Re: naming and relationships of development packages
Székelyi Szabolcs <firstname.lastname@example.org> wrote:
> That's right. But why is Replaces needed in the case of an MTA? If a
> package Providing mail-transport-agent is installed, and the user is
> about to explicitly install another package which also Provides and
> Conflicts with mail-transport-agent, then the currently installed
> package will be removed anyway before the new one is installed. I do not
> see the need for Replaces.
I didn't say it's needed. I even posted an experiment showing that with
the tools from unstable, it makes no difference in:
apt-get -s install <virtual package>
> But that's not right. With this, what you've tested is installing the
> virtual package installs the real package instead. That's the way it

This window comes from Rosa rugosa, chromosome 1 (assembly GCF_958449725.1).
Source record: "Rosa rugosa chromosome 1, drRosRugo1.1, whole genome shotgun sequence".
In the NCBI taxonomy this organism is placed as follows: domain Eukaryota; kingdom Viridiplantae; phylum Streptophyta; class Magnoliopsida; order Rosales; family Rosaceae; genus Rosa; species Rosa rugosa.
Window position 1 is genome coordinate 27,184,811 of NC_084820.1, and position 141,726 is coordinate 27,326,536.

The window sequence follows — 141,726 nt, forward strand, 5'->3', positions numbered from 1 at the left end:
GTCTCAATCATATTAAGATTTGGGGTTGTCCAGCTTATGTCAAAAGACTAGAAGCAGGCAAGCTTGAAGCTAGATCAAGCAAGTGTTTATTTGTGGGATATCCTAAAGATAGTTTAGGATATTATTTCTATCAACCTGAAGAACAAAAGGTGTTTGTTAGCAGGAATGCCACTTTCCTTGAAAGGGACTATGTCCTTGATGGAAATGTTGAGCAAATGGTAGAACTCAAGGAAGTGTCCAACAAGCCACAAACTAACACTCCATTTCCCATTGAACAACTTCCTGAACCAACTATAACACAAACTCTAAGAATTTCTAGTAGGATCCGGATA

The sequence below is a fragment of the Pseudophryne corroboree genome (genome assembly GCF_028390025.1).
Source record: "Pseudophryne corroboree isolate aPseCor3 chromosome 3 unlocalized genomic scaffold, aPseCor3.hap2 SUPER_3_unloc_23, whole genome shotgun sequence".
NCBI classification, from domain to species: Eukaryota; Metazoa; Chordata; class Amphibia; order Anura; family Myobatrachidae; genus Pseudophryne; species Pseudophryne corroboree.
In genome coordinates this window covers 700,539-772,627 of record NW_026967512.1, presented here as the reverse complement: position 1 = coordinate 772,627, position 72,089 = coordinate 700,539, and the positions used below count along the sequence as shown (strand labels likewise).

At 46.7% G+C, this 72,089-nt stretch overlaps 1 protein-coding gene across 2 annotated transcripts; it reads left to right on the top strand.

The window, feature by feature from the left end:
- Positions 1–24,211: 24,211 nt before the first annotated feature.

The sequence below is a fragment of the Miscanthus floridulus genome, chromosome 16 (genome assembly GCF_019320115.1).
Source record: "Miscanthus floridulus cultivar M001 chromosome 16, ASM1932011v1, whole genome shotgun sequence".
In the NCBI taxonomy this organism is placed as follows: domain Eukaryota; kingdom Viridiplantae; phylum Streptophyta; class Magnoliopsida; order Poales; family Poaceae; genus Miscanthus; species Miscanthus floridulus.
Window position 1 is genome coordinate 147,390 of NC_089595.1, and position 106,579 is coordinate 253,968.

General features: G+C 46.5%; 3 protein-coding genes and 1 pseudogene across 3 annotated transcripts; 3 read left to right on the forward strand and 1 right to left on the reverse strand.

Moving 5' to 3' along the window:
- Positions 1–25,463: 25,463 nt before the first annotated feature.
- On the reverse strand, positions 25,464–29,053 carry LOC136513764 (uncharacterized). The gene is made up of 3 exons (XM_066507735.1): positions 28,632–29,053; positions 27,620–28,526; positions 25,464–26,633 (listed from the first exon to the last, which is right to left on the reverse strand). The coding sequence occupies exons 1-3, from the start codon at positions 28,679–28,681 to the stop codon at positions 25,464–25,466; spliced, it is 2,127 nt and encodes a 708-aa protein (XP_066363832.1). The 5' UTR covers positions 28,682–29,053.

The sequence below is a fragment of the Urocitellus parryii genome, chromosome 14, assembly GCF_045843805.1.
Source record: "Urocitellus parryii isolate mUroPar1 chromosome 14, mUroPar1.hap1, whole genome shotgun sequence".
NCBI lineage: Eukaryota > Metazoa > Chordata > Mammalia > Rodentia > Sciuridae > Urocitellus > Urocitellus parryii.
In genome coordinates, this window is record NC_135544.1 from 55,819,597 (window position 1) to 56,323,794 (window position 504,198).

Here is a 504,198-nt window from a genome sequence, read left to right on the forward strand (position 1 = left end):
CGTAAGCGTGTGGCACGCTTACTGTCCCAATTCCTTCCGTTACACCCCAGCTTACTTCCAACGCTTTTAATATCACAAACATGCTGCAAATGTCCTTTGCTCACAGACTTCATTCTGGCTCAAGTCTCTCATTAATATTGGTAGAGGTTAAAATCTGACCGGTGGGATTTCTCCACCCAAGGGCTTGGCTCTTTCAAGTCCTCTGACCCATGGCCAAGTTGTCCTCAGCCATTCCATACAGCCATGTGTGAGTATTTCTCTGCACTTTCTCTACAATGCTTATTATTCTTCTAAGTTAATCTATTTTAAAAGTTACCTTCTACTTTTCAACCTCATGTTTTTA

> should be.
It shows that, even when not using Replaces, things do work in this
> But the question is: is Replaces needed to get the previous version
> removed upon installation of the new package?
What previous version are you talking about? Which "new package"?
> What if the user forces the installation of the new package by
> overriding the conflict (dpkg --force-conflicts)? Then Replaces can be
> used to take over the files contained in both packages, so dpkg won't
> complain about overwriting files which are contained in another package,
> resulting in a somewhat more consistent installation.
So, it's right because dpkg doesn't complain when the user it shooting
itself in the foot? If the user uses --force-conflicts, he is on its
> I disagree. Provides is used for that. It has nothing to do with Replaces.
Fine. I tried to explain how the use of Replaces in the MTA example
could be justified with the information given in Policy. If that is not
enough for you, go argue with the Policy maintainers.